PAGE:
In this century, galleries and museums have seen a marked rise in the appreciation of their role, as art lovers better recognize curators? skill in finding vibrant works, but there is still one neglected component in an artwork’s journey from vision to opening night: The collector.
Although a few collectors are remembered, most are largely forgotten in writings on art history, with space given to more luminous dealers or critics instead. Gabriel, a journalist who writes on arts topics, rights this injustice in a minor but crucial way by resurrecting the memory of Etta and Claribel Cone, two independently wealthy Jewish sisters from Baltimore who acquired one of the most important collections of modern French painting in the world.
With sparkling prose, Gabriel traces the lives of the Victorian pair, from their privileged upbringing to the rise of their passion in collecting Picasso, Cezanne, Renoir, Degas and Gaughin. Most striking is Etta’s contribution to the life of Matisse, whose work she collected before anyone else even took him seriously, adorning her apartment’s walls with his (at the time) scandalous nudes. Although neither sister married, and were considered by many of their circle to be rather uptight spinsters in dress and behavior, they collected with daring, indifferent to the shock of their contemporaries over the sensuality in the works they admired. When they died, the entire collection was given to the Baltimore Museum of Art, and this year marks the fiftieth anniversary of that bequest.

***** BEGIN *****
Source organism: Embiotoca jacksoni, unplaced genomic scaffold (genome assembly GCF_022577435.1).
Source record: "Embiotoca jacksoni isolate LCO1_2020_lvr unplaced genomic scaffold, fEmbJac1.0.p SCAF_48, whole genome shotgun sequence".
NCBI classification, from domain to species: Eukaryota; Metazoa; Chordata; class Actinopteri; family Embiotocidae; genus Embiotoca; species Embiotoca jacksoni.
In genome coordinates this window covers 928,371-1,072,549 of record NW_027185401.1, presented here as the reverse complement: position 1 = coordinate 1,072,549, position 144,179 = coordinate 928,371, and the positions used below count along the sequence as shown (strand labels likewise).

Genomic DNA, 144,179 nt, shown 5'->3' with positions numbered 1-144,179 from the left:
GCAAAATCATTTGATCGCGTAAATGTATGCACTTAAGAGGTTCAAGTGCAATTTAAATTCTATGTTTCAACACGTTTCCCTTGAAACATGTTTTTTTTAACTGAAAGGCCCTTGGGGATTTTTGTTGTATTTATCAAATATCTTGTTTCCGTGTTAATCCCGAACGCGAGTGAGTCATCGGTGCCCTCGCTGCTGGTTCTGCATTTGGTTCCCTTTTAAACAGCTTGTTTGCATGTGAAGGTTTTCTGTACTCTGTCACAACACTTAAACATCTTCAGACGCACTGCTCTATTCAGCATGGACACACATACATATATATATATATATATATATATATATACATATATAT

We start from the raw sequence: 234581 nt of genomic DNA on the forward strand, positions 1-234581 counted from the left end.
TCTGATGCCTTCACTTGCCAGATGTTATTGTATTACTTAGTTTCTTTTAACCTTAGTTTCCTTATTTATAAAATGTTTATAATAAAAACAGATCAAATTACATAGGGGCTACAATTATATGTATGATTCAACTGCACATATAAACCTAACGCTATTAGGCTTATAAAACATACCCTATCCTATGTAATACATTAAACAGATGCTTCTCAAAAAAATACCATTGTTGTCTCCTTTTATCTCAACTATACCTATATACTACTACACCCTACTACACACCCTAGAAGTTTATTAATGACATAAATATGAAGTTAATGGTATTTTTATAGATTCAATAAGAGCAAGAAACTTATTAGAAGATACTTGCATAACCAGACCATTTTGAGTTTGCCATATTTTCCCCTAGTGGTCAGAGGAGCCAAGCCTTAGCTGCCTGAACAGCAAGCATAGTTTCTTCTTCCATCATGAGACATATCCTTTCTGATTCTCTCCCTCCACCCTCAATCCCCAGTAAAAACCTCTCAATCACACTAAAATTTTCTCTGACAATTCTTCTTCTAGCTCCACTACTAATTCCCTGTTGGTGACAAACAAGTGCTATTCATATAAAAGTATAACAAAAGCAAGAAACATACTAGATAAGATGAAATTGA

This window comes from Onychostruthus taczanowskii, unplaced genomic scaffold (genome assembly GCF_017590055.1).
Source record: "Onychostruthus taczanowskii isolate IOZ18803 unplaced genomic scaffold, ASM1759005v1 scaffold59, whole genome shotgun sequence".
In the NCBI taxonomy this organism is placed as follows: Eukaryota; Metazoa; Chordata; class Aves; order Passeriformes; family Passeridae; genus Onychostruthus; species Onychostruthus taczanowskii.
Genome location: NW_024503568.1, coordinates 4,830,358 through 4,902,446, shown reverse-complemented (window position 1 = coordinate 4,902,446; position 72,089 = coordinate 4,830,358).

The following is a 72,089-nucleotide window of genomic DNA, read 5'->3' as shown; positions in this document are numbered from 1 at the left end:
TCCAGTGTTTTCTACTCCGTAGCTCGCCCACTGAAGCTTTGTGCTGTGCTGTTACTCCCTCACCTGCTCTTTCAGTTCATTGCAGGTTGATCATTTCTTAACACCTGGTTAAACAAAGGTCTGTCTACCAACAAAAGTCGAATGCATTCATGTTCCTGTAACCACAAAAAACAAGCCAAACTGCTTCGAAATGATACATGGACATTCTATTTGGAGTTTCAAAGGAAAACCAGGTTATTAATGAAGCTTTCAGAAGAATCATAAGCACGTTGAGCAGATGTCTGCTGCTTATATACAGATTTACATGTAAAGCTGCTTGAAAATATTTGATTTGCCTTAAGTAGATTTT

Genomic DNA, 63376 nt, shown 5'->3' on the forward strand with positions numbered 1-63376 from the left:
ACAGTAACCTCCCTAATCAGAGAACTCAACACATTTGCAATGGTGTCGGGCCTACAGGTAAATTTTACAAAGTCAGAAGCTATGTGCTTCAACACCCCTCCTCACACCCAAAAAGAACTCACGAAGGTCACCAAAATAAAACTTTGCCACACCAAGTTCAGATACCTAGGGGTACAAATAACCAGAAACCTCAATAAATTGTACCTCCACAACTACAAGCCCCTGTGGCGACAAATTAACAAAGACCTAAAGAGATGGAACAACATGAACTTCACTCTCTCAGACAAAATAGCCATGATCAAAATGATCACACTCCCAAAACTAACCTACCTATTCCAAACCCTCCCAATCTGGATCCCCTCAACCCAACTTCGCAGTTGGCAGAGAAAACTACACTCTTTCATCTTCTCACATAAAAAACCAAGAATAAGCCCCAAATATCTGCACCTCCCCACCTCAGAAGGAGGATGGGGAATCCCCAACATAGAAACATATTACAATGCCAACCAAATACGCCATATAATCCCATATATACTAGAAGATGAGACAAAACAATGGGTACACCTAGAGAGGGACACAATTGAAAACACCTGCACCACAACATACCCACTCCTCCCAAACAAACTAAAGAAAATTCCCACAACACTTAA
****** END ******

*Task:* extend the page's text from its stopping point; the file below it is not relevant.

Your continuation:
More than just a catalog of the sisters? collection, the book is also a lively and fascinating look into the lives of Victorian women and the constraints they had to overcome to achieve their desires. For anyone with an interest in art history, or good storytelling, Gabriel’s biography proves an excellent acquisition.
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